The train would take us to the town of Como after which we would board a ferry to Bellagio.

It was a grey day, spitting with rain, and as we boarded the ferry we had to decide whether to sit up top and really see views of the lakeside. We did. You can see there weren't many takers.

As we chugged down the lake we had wonderful views of all the villas along the lakeside. I wondered which one belonged to George Clooney.

We stopped at several places along the way finally arriving at Bellagio, sometimes called 'Pearl of the Lake' As we stepped off the ferry the sun had finally broken through the clouds.

 Ahead of us was the Hotel du Lac. Surely this was the hotel featured in the BBC production of the Booker Prize winning book of the same name, starring the lovely Denholm Elliot and Anna Massey. But it wasn't, I was later to discover. There are tens of Hotel du Lacs and the one featured in the book was on Lake Geneva.
But we did stop in there and ordered delicious fruit smoothies before leaving to explore the village with its cobbled, steep streets rising from the lake and its century old buildings.

As we walked along the upper levels it was no surprise to find the Rothchilds had a villa there. Returning down to the lake we walked along the gardens which border the lake with their stunning oleanders in full bloom.

Then it was time to take a ferry along the other arm of the lake to Lecco where we would catch the train back to Milan. We had booked a tour to go up onto the roof of the cathedral, and walk among the spires, at 5:30pm.
I had booked the tour on line although we didn't have to pay until we got there. In all there were only about 8 of us on the tour, just a nice number. Our guide arrived and took us up the elevator to the roof. You can walk up but I think it is of value to take the tour which meant access to the elevator. Our guide was very knowledgeable and I felt it was worthwhile to pay the extra to learn more about the wonderful carvings and the history. It really was magnificent. Here are just a few of the photos I took. Work on the carvings is an ongoing process as weather pollution and time take their toll on the soft marble. Many of the carvings are surprisingly modern- a tennis racquet and a frog!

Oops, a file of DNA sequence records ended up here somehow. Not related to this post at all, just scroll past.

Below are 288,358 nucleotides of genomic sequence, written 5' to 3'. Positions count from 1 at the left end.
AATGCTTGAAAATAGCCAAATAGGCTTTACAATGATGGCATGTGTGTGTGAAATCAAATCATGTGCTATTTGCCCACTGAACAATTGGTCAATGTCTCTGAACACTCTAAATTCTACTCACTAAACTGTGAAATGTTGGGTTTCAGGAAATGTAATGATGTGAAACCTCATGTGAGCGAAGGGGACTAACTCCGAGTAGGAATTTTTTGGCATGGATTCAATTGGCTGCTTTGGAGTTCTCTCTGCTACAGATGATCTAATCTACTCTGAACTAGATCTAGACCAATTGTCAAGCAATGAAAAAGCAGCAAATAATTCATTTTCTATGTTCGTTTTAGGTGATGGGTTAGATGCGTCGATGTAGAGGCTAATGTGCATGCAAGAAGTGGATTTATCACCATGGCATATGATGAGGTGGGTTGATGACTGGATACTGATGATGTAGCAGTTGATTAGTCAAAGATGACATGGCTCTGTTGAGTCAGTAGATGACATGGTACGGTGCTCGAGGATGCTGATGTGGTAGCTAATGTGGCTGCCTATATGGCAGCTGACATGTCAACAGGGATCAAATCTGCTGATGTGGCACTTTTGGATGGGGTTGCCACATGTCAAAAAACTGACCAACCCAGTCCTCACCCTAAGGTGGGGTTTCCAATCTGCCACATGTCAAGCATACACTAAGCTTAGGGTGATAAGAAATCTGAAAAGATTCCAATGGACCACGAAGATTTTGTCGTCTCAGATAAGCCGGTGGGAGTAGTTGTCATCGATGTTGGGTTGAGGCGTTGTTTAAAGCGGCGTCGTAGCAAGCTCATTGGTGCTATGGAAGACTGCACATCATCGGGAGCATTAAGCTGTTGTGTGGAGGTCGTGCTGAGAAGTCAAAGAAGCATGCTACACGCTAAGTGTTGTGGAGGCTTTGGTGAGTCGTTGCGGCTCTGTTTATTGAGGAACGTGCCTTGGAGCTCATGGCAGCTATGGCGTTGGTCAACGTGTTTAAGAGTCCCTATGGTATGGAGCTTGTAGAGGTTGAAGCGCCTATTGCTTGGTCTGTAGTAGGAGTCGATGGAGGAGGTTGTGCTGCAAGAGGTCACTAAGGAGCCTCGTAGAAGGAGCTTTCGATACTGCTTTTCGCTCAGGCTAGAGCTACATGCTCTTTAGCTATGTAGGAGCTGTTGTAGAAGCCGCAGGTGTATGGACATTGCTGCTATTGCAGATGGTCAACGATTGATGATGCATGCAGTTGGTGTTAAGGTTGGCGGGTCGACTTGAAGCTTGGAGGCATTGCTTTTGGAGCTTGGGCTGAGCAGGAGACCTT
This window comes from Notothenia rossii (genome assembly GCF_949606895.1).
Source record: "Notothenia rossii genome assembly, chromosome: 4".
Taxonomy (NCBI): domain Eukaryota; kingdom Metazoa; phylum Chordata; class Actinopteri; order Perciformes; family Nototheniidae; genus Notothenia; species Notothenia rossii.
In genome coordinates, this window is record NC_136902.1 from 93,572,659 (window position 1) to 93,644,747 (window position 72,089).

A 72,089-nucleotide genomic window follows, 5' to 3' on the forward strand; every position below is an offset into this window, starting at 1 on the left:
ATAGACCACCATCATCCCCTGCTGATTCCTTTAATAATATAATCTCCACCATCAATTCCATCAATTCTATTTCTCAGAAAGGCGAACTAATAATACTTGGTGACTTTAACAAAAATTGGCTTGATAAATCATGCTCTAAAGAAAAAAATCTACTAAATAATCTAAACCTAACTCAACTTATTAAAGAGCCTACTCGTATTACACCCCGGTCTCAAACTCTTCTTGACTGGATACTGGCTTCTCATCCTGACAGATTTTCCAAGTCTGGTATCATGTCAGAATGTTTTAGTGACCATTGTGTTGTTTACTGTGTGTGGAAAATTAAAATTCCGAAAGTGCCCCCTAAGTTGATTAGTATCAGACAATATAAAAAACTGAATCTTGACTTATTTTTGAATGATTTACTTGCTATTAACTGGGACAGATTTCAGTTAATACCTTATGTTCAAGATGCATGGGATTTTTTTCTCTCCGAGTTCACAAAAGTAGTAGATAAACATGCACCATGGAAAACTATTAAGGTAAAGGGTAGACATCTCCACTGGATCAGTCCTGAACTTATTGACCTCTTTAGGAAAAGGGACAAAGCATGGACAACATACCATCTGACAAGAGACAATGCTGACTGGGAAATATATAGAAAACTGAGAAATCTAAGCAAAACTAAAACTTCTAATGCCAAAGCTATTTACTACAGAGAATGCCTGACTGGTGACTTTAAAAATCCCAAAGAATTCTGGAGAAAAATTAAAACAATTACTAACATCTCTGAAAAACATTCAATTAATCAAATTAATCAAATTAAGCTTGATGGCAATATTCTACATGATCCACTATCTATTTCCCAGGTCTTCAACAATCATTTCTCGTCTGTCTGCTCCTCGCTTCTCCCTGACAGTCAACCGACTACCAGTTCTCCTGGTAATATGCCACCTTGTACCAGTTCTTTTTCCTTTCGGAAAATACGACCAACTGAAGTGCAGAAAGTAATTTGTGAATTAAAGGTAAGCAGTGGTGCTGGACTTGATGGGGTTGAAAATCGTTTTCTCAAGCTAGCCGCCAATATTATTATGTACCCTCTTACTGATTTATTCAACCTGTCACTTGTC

This tour should be on everyone's list of things to do in Milan.
Back at the hotel we were feeling pretty weary after our long day and decided a return visit to the Il Cherchio was in order. We were welcomed once again by Ricardo and our same waiter Ricardino. And so to bed.

Saturday July 25th 2015

We were back to the railways station early next morning for our trip to Lake Maggiore.

Milan railway station

Although the train went on to Stresa we only took the train as far as Arona and then boarded one of the many lake ferries which would take us to Stresa. It was a great day for being out on the water.
We were able to sit up top and enjoy the sights of many towns and villas as we sailed by.

It had been in our plans to take another ferry to the Hermitage of Santa Caterina del Sasso. Unfortunately, when we got to Stresa we discovered it closed from 12pm-2pm which meant that the next ferry would arrive just as it was closing. Instead, we decided to take the ferry to Isola Bella.

I didn't know this was going to be a garden tour!

We made our way from the very busy village towards the palace. Construction on the barren rocky island began in 1630 by Carlo III Borromeo. The plan was a palace and a casino ( building for pleasure, music and dancing) on the higher part of the island. The island would resemble a ship although to me it looked like a wedding cake. At various times construction was halted and was taken up by Carlo's sons. Changes to the original plans included the creation of the gardens. Entry included a tour of the palace and there was no way to do the garden alone. We paid our entry fee and I bought a garden guide.

For me the tour of the house was going to be a means to an end! I do have to admit that I am glad I saw the palace if only for its sheer display of opulence. Photos were prohibited but I did manage to sneak one or two.

Plans for the great Borromeo Palace
Rooms filled with paintings with not an inch of wall space are not really my cup of tea. I was more interested in the views from the window, some of which looked down over the gardens. The doors were wide open on one of the coolest days we had experienced in the whole 3 weeks we had been away.

View of lake Maggiore 

I puzzled for some time as to what was written in this floral display on the lawn until I realized it was the Borromeo motto, 'Humility'